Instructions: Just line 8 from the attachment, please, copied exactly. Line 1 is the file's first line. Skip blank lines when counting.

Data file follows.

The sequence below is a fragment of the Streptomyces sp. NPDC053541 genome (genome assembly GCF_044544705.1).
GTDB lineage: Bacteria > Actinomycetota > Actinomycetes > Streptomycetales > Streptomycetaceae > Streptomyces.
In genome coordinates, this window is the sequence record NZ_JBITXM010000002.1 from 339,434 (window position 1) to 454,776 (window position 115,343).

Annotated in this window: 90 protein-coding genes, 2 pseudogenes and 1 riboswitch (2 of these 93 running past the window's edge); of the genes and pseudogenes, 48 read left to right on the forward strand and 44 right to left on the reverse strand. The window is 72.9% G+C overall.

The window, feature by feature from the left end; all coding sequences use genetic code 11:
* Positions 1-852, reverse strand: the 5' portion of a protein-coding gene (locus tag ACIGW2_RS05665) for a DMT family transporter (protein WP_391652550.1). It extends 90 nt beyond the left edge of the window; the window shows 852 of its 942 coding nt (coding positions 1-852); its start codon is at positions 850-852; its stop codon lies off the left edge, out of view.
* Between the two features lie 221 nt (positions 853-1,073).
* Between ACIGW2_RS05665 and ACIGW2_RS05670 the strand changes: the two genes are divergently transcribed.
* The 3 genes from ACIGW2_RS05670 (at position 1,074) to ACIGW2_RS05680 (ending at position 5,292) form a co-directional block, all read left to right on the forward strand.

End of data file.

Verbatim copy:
* Between ACIGW2_RS05665 and ACIGW2_RS05670 the strand changes: the two genes are divergently transcribed.